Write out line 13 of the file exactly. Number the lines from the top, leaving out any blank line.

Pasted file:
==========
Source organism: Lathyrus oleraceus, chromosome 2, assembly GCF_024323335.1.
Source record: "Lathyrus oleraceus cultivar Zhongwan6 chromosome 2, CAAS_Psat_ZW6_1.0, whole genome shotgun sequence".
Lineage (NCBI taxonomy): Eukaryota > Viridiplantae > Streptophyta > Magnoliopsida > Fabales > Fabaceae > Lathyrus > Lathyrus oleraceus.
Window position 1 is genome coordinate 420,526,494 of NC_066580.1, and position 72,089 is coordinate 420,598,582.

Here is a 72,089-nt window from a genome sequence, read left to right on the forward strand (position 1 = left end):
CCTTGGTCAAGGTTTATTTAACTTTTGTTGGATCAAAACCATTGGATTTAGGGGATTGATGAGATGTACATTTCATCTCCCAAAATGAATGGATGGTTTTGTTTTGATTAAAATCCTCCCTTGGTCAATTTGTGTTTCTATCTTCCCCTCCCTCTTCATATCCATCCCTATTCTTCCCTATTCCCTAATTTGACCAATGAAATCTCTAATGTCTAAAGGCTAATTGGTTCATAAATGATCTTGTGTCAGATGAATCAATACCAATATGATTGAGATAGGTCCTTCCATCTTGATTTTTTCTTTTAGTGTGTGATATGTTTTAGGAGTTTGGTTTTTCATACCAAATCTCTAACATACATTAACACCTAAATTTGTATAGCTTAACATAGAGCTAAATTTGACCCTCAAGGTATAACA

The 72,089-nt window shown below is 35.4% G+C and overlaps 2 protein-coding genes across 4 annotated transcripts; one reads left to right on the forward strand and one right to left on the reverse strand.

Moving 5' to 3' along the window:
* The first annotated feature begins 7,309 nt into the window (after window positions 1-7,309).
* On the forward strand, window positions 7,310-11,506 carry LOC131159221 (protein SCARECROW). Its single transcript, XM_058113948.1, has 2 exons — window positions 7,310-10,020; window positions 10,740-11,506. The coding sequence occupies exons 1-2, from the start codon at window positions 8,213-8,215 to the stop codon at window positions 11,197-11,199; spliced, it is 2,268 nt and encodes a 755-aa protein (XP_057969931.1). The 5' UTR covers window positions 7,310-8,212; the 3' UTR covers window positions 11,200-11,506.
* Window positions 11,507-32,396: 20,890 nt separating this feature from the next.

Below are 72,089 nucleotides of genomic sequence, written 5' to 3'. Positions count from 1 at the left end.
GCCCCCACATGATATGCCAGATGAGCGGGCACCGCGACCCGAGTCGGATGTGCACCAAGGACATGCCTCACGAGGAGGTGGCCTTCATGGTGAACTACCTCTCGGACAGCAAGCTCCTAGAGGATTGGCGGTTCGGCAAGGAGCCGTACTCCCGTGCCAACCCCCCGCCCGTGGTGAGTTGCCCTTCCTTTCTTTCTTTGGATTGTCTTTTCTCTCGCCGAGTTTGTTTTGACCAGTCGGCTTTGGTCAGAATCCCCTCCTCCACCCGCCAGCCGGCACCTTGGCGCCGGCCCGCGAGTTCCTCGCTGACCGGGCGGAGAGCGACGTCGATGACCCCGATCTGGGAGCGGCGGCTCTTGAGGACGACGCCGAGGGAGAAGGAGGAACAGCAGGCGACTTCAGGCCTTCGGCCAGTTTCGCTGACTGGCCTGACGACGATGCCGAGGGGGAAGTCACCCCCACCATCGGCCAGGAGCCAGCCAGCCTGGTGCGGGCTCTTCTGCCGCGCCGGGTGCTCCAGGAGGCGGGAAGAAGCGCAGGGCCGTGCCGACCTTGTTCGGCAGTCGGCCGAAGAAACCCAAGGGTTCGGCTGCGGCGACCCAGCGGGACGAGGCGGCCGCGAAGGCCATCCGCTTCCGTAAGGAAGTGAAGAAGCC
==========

GCCCCCACATGATATGCCAGATGAGCGGGCACCGCGACCCGAGTCGGATGTGCACCAAGGACATGCCTCACGAGGAGGTGGCCTTCATGGTGAACTACCTCTCGGACAGCAAGCTCCTAGAGGATTGGCGGTTCGGCAAGGAGCCGTACTCCCGTGCCAACCCCCCGCCCGTGGTGAGTTGCCCTTCCTTTCTTTCTTTGGATTGTCTTTTCTCTCGCCGAGTTTGTTTTGACCAGTCGGCTTTGGTCAGAATCCCCTCCTCCACCCGCCAGCCGGCACCTTGGCGCCGGCCCGCGAGTTCCTCGCTGACCGGGCGGAGAGCGACGTCGATGACCCCGATCTGGGAGCGGCGGCTCTTGAGGACGACGCCGAGGGAGAAGGAGGAACAGCAGGCGACTTCAGGCCTTCGGCCAGTTTCGCTGACTGGCCTGACGACGATGCCGAGGGGGAAGTCACCCCCACCATCGGCCAGGAGCCAGCCAGCCTGGTGCGGGCTCTTCTGCCGCGCCGGGTGCTCCAGGAGGCGGGAAGAAGCGCAGGGCCGTGCCGACCTTGTTCGGCAGTCGGCCGAAGAAACCCAAGGGTTCGGCTGCGGCGACCCAGCGGGACGAGGCGGCCGCGAAGGCCATCCGCTTCCGTAAGGAAGTGAAGAAGCC